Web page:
Buying a Lakehouse in the Offseason: Ohio Lakefront Market Advice
Everyone knows that real estate in general has the “on” season or “busy” season and then there is the “slow “season. This is largely due because most people don’t want to go look at houses in the cold and they don’t want to move during the middle of the school season. Now in the lakefront industry the ups and downs of the market occur relatively along the same timeline, just for different reasons. Obviously, the spring is the beginning of the season and it spreads through the summer and then begins to recede in the fall and then is slow in the winter. Of course, this is logical since the impulse to buy a lake house is when you start imagining yourself out on the boat having a good time, looking out across the water on a beautiful day staring at a wonderful view. The winter doesn’t exactly scream out “Let’s buy a lake house”, and with this year’s season starting to slow down as we get further into the fall, for those of you out there who haven’t found that dream lake home yet, there are a few reasons why buying a lakehouse in the offseason may be a good idea.
Better negotiation / lower price
This reason is pretty standard across most real estate markets. It’s simple really, sellers have had their home on the market for several months and the number of showings being set up and buyers coming through their home begins to become less and less. And so, said seller, realizing that their window of selling is becoming narrower and narrower, starts to reconsider the asking price. Now, in the lakefront industry this isn’t always true, since a lot of sellers have a lake home as a second home, and the truth of the matter is that they are selling because they don’t use it anymore, not because they need the money. That being said that type of seller may also become more negotiable because they may be tired of dealing with and maintaining the property. Or the flipside may be true as well, an individual took on a second home that was a little bit more than they could chew and now need to sell. It’s hard to tell, but generally speaking, sellers become more negotiable as the season starts to slow down.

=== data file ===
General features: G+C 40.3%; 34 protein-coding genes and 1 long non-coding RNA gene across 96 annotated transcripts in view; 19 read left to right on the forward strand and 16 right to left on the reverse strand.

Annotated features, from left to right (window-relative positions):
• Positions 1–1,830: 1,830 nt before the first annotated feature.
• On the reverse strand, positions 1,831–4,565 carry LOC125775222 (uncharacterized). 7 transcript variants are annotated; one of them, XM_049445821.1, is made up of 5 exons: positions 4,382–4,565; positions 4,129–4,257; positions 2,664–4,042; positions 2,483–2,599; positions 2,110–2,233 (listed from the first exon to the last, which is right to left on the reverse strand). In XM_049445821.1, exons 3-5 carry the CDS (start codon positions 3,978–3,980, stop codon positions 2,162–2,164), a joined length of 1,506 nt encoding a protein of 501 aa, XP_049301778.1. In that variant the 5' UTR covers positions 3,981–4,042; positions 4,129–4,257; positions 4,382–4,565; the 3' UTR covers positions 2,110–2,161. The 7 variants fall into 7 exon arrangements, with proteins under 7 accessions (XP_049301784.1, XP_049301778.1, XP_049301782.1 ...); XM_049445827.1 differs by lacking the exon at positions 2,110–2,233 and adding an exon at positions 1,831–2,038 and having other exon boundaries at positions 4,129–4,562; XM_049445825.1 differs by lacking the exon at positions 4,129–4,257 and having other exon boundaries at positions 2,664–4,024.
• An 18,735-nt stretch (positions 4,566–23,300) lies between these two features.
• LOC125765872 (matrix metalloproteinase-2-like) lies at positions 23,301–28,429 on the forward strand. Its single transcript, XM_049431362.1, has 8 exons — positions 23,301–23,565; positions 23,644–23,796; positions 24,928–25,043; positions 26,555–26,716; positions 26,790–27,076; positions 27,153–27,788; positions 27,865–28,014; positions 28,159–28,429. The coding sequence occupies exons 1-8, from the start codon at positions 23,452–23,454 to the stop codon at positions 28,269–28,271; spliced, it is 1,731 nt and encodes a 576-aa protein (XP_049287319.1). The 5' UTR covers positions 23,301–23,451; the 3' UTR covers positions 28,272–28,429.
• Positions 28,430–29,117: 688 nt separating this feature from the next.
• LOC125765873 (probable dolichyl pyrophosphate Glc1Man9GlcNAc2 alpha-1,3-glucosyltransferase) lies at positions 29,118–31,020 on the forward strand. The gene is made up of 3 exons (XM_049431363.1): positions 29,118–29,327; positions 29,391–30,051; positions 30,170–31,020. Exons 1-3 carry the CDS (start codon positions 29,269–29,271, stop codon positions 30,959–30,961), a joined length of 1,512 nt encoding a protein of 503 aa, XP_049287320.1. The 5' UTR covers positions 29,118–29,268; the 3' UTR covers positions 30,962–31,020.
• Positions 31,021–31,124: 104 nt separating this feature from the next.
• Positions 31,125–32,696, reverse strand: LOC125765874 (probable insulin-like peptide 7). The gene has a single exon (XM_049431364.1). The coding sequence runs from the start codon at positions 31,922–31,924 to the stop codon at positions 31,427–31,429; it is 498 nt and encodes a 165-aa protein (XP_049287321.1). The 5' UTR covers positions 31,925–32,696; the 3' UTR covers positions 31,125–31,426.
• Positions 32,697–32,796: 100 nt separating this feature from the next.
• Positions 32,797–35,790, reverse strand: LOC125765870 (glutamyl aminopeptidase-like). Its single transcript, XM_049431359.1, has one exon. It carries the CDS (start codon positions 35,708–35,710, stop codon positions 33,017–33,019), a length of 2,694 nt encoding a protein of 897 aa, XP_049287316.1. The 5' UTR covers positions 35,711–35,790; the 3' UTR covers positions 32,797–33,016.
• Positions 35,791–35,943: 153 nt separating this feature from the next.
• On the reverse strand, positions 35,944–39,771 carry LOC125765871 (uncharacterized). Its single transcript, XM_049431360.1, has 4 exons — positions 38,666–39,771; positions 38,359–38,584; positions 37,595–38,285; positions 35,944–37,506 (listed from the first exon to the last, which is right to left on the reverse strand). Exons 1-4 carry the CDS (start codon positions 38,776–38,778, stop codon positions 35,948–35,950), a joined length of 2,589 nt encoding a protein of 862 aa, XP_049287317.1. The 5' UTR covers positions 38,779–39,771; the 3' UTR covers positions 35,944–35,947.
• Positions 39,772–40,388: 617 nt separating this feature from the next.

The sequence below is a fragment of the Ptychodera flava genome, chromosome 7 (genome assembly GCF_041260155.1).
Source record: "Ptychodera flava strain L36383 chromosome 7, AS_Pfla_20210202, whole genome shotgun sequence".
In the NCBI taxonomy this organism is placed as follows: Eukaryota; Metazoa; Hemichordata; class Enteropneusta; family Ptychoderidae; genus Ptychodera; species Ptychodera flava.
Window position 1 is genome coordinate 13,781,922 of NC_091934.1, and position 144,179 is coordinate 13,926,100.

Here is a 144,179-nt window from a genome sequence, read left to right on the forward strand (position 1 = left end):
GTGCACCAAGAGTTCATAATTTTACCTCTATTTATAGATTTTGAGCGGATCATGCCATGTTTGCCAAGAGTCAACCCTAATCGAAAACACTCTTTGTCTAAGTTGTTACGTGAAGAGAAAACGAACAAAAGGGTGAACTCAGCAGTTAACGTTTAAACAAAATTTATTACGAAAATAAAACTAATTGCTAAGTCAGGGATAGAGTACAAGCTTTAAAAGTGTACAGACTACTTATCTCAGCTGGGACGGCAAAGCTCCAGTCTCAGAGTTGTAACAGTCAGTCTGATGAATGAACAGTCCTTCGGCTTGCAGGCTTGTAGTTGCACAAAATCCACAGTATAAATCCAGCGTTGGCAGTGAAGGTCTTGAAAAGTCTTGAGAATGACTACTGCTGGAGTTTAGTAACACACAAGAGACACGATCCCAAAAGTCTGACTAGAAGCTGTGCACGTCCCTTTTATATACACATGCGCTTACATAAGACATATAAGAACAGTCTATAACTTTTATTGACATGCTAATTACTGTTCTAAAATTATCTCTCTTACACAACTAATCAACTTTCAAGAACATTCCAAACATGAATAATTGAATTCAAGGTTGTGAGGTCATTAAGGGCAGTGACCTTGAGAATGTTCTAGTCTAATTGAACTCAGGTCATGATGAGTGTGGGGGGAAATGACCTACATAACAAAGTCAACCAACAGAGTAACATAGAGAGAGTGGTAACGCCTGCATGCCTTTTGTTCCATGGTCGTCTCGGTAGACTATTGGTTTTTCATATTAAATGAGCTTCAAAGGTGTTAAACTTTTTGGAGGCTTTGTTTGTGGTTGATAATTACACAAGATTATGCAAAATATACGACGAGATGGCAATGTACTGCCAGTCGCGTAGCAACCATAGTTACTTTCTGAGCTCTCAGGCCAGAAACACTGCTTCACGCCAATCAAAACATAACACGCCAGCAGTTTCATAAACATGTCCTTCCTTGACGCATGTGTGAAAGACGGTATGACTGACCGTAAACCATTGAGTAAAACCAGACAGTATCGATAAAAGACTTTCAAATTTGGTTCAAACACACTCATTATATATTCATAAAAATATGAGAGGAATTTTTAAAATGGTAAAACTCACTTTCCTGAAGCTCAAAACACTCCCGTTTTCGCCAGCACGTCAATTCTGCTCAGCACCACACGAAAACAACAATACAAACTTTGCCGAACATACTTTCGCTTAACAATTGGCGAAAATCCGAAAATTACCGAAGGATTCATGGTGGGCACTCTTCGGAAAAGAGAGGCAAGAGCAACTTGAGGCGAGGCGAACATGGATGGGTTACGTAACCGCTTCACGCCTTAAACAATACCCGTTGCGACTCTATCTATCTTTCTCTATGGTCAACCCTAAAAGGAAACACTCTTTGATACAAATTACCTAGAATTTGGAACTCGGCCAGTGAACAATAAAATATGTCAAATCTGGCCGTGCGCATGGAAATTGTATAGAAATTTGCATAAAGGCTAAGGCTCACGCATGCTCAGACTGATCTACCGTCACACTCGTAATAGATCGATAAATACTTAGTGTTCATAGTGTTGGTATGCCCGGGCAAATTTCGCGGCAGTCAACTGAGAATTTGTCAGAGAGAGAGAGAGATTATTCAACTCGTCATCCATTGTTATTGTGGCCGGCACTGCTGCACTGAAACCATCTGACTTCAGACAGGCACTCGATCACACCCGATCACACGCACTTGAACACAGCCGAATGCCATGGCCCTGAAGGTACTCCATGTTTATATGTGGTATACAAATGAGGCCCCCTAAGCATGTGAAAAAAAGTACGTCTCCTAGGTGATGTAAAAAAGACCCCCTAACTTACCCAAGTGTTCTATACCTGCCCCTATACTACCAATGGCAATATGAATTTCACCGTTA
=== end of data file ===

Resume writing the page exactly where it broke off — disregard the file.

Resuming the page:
See what there is to do in the fall and winter / winter amenities
There are quite a few people who use their second home in the fall and winter. Nothing like going out to your lakefront cabin for a getaway in the middle of winter to do a little ice fishing, or setting up a nice warm fire in your fire pit and drinking hot chocolate as you look out over a frozen lake. And remember some buyers are buying their retirement home, and others are purchasing a year round residence. Go see some homes in the winter just to see what that lake is like in the colder months. Find out, does the lake even freeze deep enough to ice fish or to ice skate on? Popular activities at Indian Lake and Buckeye Lake. Are there places to snowmobile around or on the lake such as at Apple Valley Lake? Are those activities even allowed? Those questions should be asked during the warmer months sure, but let’s be honest, most of the time our brains are filled with images of water skiing in the crystal-clear water and we forgot all about the upcoming colder months. We forget that living year-round somewhere includes the fall and winter too. Go see some homes to see what the community is doing. Is that lake community filled with snow birds? Everyone leaves and heads somewhere warm the first time the temperature drops below 70 degrees? Leaving you in a half empty community with no neighbors? Maybe that’s not the type of community you want, maybe it is. What are the roads like in the winter? If you plan on living there year round it would be a good thing to know how well the roads are maintained in the winter.
There you have it, two big reason why to check into buying a lake house in the off season. Make sure to check with your lakefront specialist to see what homes and areas may be a good idea to check out in the upcoming months.
Written by Justin Shelton Lakefront Consultant – The Lake Team